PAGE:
Thames Trains fined £2m over Ladbrook Grove crash

Thames Trains have been fined a record £2 million for breaches of health and safety law arising out of the Ladbrooke Grove rail collision, in which 31 people died.

The fine followed a one-day sentence hearing at the Old Bailey, where the judge also awarded costs of £75,000 in addition to the fine.

The tragedy occurred on October 5 1999 when a Thames Trains Turbo passenger train passed a signal at red shortly after leaving Paddington station. The Turbo collided head on with a First Great Western high-speed train that was approaching Paddington station.

A fire broke out immediately following the collision and 31 people died – including both train drivers. More than 400 people were injured, many of them seriously.

Thames Trains pleaded guilty at a hearing on December 10 2003 to charges that it breached Section 2(1) and Section 3(1) of the Health and Safety at Work etc Act 1974 (HSW Act). The maximum sentence in a Crown Court for a single breach of either Section 2 or Section 3 of the HSW Act is an unlimited fine.

The Health and Safety Executive (HSE) investigation into the collision at Ladbroke Grove was led by Steve Walker, Assistant Chief Inspector of Railways.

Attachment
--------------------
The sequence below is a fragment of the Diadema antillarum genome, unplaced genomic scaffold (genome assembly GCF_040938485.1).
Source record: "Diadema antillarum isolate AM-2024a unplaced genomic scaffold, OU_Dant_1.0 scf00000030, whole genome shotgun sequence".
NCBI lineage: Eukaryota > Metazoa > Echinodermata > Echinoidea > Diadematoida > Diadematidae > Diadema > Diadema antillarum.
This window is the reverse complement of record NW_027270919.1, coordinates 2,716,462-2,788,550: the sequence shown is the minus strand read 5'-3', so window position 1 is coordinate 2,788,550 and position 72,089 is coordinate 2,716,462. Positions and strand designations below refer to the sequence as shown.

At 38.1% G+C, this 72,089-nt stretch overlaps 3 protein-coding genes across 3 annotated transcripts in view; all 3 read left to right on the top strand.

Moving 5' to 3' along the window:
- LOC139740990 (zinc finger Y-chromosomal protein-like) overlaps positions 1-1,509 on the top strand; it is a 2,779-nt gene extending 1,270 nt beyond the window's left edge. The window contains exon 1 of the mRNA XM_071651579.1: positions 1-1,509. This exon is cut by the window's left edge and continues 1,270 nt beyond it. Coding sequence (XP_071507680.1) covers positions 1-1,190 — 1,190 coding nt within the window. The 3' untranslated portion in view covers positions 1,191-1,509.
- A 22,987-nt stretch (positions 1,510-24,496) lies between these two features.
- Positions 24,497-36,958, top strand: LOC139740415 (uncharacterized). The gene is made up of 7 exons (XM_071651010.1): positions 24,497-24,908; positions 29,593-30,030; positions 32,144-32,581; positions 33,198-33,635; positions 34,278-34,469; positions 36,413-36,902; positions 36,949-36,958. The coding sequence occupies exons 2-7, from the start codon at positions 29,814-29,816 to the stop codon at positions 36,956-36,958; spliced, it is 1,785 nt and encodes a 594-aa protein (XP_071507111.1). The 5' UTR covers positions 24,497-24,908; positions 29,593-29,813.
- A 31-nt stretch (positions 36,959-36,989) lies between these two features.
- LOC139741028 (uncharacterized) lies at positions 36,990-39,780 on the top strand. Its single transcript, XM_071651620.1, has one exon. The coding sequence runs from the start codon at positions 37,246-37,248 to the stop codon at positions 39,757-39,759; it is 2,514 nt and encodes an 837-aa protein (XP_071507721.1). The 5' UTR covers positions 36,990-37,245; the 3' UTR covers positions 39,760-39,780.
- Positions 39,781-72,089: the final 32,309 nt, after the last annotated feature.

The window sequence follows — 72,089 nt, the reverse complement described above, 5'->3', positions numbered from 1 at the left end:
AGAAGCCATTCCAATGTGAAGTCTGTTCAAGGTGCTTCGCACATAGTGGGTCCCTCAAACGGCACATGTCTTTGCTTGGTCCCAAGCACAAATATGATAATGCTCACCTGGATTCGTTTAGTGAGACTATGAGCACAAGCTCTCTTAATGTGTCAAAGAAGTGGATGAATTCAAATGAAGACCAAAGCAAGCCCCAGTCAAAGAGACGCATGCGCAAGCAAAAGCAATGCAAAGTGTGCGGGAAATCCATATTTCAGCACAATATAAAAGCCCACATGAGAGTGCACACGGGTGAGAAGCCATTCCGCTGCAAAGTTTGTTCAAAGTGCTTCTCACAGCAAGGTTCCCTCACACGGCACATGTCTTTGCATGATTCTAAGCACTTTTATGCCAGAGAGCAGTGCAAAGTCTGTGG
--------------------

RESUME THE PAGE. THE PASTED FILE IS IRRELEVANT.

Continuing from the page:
At the sentencing hearing yesterday, Mr Walker said: "HSE's investigation into the causes of the collision revealed what Thames Trains itself described as 'serious omissions' in its driver training programme. Thames Trains' driver, Michael Hodder, drove his train through signal SN109 when it was showing red. This was the immediate cause of the collision.

"While much has been done since 1999 to improve safety standards on the railways - measures that make a similar incident less likely today - there is no comfort to the bereaved and injured who have heard in court today that this collision could have been avoided.

"Both workers and passengers alike have a right to expect reasonable standards of safety when they travel on the railways. Our thoughts remain with the bereaved and injured."


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